return FALSE;
    }
    

    All that is left to be done is the actual execution of functions in a DLL. All DLL functions needed in the application have a corresponding method in the class above (each method has exactly the same arguments as the actual DLL function, the return code is also the same). Example of one function is the following:

    BOOL TProcessStatusModule::EnumProcesses(DWORD *lpidProcess, DWORD cb, DWORD *cbNeeded)
    {
      ASSERT(FEnumProcesses != NULL);
      if (FEnumProcesses) 
          return FEnumProcesses(lpidProcess,cb,cbNeeded);
      return FALSE;
    }
    

    The only remaining issue is the error handling of the function(s) like the one above. Original DLL function returns BOOL as the function above. Even if the DLL is loaded correctly, we still do not know (if the return code of the function is FALSE) whether the function really returned FALSE or the function is not defined as exported from the DLL (this is valid for release version of the code since debug version will assert). There are 2 solutions for this problem:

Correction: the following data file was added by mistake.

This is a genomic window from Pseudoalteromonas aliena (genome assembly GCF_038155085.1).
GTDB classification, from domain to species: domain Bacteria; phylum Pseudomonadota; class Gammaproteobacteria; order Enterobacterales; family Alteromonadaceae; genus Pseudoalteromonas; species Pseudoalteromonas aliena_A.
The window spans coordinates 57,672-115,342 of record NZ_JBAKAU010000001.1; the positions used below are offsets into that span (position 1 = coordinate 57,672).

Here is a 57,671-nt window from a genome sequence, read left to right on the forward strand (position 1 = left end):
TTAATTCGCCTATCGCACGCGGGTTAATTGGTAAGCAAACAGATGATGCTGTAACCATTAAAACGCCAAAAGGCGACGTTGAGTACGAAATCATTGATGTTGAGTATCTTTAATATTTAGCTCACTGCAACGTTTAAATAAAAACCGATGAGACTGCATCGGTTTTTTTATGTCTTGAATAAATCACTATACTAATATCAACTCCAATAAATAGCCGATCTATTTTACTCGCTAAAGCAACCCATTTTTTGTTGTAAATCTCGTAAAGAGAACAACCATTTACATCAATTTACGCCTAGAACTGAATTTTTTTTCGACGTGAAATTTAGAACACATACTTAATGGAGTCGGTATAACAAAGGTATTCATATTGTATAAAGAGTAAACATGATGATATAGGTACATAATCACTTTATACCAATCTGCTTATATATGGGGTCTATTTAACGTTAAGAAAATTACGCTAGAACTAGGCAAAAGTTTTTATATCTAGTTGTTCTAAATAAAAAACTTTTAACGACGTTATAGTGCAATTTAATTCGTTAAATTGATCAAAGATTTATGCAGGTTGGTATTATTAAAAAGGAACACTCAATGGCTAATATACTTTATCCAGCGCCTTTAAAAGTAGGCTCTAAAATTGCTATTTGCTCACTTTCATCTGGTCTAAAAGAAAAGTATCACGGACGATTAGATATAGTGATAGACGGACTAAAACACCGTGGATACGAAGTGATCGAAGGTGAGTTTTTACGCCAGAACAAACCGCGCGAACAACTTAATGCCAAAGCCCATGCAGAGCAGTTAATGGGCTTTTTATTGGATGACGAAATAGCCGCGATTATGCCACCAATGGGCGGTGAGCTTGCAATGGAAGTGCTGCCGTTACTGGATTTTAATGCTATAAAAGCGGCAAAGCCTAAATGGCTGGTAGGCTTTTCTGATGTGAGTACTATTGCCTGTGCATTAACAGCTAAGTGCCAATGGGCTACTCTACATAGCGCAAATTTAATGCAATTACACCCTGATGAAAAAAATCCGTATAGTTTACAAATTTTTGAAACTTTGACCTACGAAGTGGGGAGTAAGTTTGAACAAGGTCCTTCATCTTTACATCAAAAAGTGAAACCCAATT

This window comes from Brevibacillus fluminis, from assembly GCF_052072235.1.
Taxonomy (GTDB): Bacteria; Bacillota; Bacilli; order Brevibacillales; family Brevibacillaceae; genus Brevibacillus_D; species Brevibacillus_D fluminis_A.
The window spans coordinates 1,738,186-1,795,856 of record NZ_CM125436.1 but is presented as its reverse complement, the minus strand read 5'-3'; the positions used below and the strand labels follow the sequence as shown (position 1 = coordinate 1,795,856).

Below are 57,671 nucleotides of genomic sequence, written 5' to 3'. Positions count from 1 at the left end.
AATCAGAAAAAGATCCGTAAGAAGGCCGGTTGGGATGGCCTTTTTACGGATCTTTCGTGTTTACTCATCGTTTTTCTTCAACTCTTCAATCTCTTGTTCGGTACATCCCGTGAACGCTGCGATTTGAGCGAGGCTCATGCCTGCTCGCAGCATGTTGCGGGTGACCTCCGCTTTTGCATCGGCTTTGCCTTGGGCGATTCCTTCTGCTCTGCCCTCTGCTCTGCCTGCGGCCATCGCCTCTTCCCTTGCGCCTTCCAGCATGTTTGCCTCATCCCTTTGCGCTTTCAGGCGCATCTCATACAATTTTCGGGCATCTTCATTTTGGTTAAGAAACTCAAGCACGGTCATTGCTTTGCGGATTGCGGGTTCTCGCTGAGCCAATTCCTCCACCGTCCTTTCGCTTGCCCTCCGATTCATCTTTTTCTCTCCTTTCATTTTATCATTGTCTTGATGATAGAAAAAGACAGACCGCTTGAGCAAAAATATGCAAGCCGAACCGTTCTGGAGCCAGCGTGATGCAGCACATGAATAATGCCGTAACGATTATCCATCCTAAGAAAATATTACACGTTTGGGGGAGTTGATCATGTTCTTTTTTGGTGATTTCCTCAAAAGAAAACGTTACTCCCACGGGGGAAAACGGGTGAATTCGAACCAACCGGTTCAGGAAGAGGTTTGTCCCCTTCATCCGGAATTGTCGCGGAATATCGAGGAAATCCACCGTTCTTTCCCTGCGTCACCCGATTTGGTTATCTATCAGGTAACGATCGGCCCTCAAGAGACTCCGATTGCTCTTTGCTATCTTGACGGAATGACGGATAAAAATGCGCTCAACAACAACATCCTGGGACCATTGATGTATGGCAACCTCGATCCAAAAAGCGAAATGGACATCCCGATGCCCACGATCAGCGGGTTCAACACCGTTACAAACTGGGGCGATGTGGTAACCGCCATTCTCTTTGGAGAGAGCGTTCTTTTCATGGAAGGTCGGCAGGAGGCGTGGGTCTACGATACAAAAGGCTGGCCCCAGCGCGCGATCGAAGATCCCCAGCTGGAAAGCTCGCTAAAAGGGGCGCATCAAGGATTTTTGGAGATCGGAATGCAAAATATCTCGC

1. Check whether all needed DLL functions are exported from the DLL (in Create()) by comparing all obtained function pointers to NULL. If any one of them is NULL, unload the DLL and prevent application to use it.
    2. In the function above (and all other functions), use exception handling instead of a simple return code. If the function succeeds then it is guarantied that the return code comes from the DLL function.

    I have used this technique in many application for DLLs like Winsock2, TAPI, PDH (Performance Data Helper), PSAPI (Process Status API) and similar.

    Latest update of this article may be found here.

    License

    This article has no explicit license attached to it but may contain usage terms in the article text or the download files themselves. If in doubt please contact the author via the discussion board below.

    A list of licenses authors might use can be found here

    About the Author

    Zoran M. Todorovic
    Web Developer SCA d.o.o.
    Serbia Serbia
    I am a cofounder of SCA Software, company that specializes in software for process control, visualization and communication. Programming for the last 10 years in C++, Delphi. Visual C++ for the last 6 years. Degree in Electronics Engineering and Telecommunications.

    Comments and Discussions

     
    Questiondll??? Pinmemberdnqhung10-Jun-04 1:28